Fort Rock, South Ice Cave and Cabin Lake Adventure
One of my sisters set her wedding day for April 21 so I had been checking the weather nearly everyday because her first choice of site was at Sahalie Falls. Until the week before her wedding I was convinced that we would be having a typical, rainy outdoor Cascadian wedding. . . I couldn't have been more excited that she was going to likely be married on the first 80+ degree day of the year!
|I love sunrise in the desert|
Once I realized how nice it would be I pulled out my copy of Camping Oregon by Rhonda and George Ostertag. Craving that incredible sweet smell that a ponderosa pine forest has on a warm day I searched east of the Cascades. The Fort Rock area has always interested me and when I found a 'campground' only a few miles north of it that was among the ponderosa pines, I had to check it out.
|Cabin Lake is on the boundary of Ponderosa Forest and Sage Scrubland|
After the wedding up the Mckenzie my girlfriend and I headed east. Making our now traditional last minute stop for beer and other goodies at Ray's Food Place in Sisters. The beer selection is awesome, and relatively cheap.
|Beer at Ray's Food Place in Sisters, Oregon|
I left the task of figuring out which way we should take to the campground to my girlfriend. We missed the turn for Finley Butte Road in La Pine, which turns into Forest Road (FR) 22, so we decided to take the less direct, dirt road path to our camp for the night. I do not suggest the route we took for cars, it was fairly rough and had a lot of washboard sections. That was FR 2424( north off highway 31), which you'll have to keep right at road 100, which leads you on to FR 2435. I highly recommend taking FR 22, then FR 18 south to Cabin Lake Campground, it's paved most of the way. Here is a map of the area to help.
|Along FR 2435 Approximately 6 miles before Cabin Lake|
We got to camp shortly before dark, so we quickly found the best campsite, that was the farthest away from the 4 vehicle camp near the water tank. There was a nice flat among large Ponderosa Pines with a large cider block firepit. It was just what I was looking for. A little warning about this place, there is no water and no restroom, so don't forget water or toilet supplies! Also there isn't a lake here.
|Ninkasi Tricerahops: The perfect end to the day|
Sadly because of work and school we only had Sunday to explore, so we got an early start to the day. First on our list to explore was the now closed Cabin Lake Guard Station. Apparently there are plans to renovate two of the building for rental to citizens. Staying out here in a cabin definitely would be awesome during winter.
|Cool old gas pump|
|One of the homes the Forest Service would like to turn into a rental|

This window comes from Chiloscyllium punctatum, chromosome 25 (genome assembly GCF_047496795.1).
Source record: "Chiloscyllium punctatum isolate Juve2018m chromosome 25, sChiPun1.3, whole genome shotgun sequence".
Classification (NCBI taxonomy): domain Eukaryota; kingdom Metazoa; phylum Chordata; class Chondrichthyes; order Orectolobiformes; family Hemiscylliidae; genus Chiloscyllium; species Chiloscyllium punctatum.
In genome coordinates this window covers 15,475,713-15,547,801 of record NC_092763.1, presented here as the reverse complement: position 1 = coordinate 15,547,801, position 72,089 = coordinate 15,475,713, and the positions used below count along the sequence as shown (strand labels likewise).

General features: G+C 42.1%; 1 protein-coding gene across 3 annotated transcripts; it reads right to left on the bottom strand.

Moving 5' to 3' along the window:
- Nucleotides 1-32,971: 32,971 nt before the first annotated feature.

I had always wanted to check out the South Ice Cave that was near Fort Rock, but had always been over in winter so the roads weren't assessable. After calling the The Restaurant and Pub in Fort Rock confirming that the roads were clear I got pretty excited. From my experience the Forest Service doesn't provide very reliable road condition information, they lack the staff to really get out there, so they depend on trip reports from citizens. This leads me to always double check what they tell me by calling a local hangout.
|Entrance to South Ice Cave|
|The southern most ice cave|
|Close up of the entry to the cave|
There were 2 small caves that we checked out, neither of them were very deep, but it was nice to cool off in them. I was hoping they were deeper, but it was still interesting. If I would have known that the South Ice Cave had a restroom and a sweet campsite I would have likely camped here.
|The nearly full pit toilet|
|Campsite/ Picnic area at South Ice Cave|
Traveling south on FR 18 towards Fort Rock is an awesome transition. You rapidly leave the ponderosa pine forest for the nearly flat, ancient lakebed that makes up the greater Christmas Valley area. Fort Rock becomes more and more imposing as you drive south on FR 18.
Fort Rock it's self is well worth the trip out here. I have spent nearly 5 hours scrambling around the rocky out cropping. It developed it's strange shape because of the massive inland sea that once lapped on it's south side. The oldest shoes ever discovered in North America were found not far from the State Park at Cow Cave, which is on private land. The Fort Rock Historical Society are a great resource for information about this area.
|Information kiosk at Fort Rock State Park|
This trip left me wishing that we had more time to explore this lightly populated and wide open area of Oregon. More pictures
|Northwest view from Highway 31|